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I originally wrote this post in October 2013 and thought it was worth a repost as I'm talking about similar issues in 2021.


Recent news items have highlighted New Zealand’s on-going struggle with the “western diet”, as people eat more and more convenient yet un-nutritious junk food. By it’s nature junk food is easily manufactured, triggers our pleasure centres and leaves us temporarily satisfied, but soon craving for more.

The transition from healthy, nutritious, whole food to unhealthy over processed convenience food and it’s impact on our health is well documented and much lamented. But what if the same thing is happening to how we communicate?

As full disclosure I was one of the small number of people in New Zealand that was online in the late 80s. At the time it seemed like we were on the cutting edge of a technology that would revolutionise how human beings communicate - and that it would ultimately lead to great knowledge, understanding and happiness.

Unfortunately recent studies like this one have shown the mass adoption of “social media” as a means of communication might be making us more unhappy. Anecdotally many people are struggling with social media making them unhappy, but they are unable to stop using it.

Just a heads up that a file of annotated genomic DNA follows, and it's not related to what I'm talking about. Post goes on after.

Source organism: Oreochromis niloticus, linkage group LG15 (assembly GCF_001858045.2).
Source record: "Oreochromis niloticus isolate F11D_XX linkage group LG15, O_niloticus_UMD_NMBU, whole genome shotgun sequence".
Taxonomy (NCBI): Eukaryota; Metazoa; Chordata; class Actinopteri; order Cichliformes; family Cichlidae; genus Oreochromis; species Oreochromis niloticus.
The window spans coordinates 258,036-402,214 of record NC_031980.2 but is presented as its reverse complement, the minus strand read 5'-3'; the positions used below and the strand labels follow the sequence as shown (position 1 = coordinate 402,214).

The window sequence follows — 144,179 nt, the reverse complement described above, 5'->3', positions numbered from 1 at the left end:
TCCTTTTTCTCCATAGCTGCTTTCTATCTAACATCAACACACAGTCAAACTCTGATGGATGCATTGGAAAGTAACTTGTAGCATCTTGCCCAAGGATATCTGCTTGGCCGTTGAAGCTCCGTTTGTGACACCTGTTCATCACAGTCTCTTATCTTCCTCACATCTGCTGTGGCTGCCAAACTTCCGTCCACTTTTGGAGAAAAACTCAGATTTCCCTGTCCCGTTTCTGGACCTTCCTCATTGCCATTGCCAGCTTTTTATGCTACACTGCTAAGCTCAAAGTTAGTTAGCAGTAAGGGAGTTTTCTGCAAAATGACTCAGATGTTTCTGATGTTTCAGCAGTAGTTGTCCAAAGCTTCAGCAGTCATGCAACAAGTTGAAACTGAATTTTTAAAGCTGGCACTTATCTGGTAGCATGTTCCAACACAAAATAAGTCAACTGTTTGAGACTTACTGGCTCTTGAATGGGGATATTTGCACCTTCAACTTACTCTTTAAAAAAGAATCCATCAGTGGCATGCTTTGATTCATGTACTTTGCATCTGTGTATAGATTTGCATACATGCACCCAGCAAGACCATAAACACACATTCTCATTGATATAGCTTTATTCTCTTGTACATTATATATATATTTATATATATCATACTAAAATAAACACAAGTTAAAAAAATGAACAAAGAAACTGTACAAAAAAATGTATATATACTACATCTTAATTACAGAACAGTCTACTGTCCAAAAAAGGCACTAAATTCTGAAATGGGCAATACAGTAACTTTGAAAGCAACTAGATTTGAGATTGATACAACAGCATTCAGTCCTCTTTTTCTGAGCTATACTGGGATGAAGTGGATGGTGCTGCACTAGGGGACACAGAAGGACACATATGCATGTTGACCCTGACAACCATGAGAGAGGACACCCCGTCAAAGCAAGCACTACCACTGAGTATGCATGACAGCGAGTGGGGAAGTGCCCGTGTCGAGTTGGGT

What’s going on?

Human beings are very social animals, and high up in our hierarchy of needs (sleep, water, food) is social interaction and the desire to connect with other people in a meaningful way. Social media offers us a quantity of social interaction we never imagined, but much like junk food it lacks the emotional nourishment we actually need.

So instead of putting our time and energy into a small number of deep meaningful interactions (which are sometimes hard to find amongst the rush of modern life) we find ourselves investing in a large number of shallower interactions instead.

Don’t get me wrong - not all forms of electronic communication are shallow or pointless - most people highly value a well written e-mail or video call. But the style of interaction that most social media encourages rates high for quantity, and very low for quality.

We tweet, we update our Facebook statuses, we upload photos, we add hashtags to everything - it feels like we’re connecting with people, but the reality is we’re not connecting in the emotionally healthy way our psyches crave.

If what I’ve written sounds familiar you’re probably wondering what the alternative is.

When changing our diets it takes time, effort and commitment to change from convenient junk food to nutritious filling food - but the health benefits are noticeable. A change to more fulfilling electronic communication is going to be just as challenging, even more so. I hope to explore this process in future posts

Banner Photo by Rod Long